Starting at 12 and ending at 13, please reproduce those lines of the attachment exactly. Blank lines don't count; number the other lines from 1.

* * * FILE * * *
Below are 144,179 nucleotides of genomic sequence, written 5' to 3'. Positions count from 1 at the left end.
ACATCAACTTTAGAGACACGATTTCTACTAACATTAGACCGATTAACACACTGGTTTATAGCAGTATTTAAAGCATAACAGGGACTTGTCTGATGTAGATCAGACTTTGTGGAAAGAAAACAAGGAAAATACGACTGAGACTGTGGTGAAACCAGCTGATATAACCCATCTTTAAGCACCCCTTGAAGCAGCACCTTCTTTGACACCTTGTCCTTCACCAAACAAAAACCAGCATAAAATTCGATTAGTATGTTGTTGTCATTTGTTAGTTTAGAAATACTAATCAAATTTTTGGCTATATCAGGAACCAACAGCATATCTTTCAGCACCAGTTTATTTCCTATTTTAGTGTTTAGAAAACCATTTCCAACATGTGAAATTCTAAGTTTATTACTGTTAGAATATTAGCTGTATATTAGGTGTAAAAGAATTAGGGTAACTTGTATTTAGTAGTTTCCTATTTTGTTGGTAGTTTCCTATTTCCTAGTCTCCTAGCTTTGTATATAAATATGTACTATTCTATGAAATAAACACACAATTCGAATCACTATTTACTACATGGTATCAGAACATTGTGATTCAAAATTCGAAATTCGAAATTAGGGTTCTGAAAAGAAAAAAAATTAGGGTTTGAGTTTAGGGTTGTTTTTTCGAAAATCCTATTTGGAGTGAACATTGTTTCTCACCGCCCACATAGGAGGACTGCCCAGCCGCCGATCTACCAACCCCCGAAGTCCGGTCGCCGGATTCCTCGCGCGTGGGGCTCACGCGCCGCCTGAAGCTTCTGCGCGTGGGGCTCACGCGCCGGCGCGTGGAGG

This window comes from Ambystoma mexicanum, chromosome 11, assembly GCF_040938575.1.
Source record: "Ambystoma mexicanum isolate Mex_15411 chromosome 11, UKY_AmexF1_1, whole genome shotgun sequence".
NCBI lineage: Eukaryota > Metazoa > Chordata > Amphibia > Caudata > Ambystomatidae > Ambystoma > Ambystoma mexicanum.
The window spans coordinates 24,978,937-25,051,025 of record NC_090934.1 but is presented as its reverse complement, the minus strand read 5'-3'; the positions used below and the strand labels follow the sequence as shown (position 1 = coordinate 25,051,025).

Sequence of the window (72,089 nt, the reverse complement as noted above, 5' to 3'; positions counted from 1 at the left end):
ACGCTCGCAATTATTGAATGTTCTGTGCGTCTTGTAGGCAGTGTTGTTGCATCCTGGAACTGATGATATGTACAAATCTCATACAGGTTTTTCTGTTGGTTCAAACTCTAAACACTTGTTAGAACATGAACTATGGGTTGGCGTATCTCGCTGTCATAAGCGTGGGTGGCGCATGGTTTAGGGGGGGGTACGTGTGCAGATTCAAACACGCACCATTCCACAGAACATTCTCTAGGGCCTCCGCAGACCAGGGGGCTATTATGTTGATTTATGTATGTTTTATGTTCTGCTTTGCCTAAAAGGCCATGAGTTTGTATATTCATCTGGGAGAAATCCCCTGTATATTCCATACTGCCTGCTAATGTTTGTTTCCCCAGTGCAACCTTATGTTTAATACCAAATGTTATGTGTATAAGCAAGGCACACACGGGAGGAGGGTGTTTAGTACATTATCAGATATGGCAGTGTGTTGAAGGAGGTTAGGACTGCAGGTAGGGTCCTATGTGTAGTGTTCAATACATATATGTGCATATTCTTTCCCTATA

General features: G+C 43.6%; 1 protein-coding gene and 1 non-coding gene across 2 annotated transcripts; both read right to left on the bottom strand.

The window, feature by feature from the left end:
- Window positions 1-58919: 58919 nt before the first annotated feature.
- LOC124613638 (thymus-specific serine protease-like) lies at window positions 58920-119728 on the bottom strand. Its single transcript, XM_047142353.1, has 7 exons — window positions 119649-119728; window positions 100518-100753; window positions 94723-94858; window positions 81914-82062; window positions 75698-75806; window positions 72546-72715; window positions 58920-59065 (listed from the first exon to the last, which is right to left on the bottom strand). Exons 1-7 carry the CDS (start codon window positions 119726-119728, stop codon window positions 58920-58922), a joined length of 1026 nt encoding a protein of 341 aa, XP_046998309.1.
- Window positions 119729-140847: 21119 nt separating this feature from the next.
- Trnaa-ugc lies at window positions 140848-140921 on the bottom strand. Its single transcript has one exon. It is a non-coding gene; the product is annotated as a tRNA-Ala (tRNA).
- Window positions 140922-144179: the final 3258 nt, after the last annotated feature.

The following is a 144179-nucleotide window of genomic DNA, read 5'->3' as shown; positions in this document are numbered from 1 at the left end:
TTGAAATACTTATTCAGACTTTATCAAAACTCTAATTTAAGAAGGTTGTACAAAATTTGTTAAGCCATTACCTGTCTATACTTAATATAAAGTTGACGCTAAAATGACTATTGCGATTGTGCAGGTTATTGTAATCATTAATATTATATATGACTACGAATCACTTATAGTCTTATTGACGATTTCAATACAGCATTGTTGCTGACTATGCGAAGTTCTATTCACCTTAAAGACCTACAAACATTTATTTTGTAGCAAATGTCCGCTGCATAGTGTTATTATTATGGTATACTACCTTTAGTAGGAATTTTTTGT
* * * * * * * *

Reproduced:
- LOC124613638 (thymus-specific serine protease-like) lies at window positions 58920-119728 on the bottom strand. Its single transcript, XM_047142353.1, has 7 exons — window positions 119649-119728; window positions 100518-100753; window positions 94723-94858; window positions 81914-82062; window positions 75698-75806; window positions 72546-72715; window positions 58920-59065 (listed from the first exon to the last, which is right to left on the bottom strand). Exons 1-7 carry the CDS (start codon window positions 119726-119728, stop codon window positions 58920-58922), a joined length of 1026 nt encoding a protein of 341 aa, XP_046998309.1.
- Window positions 119729-140847: 21119 nt separating this feature from the next.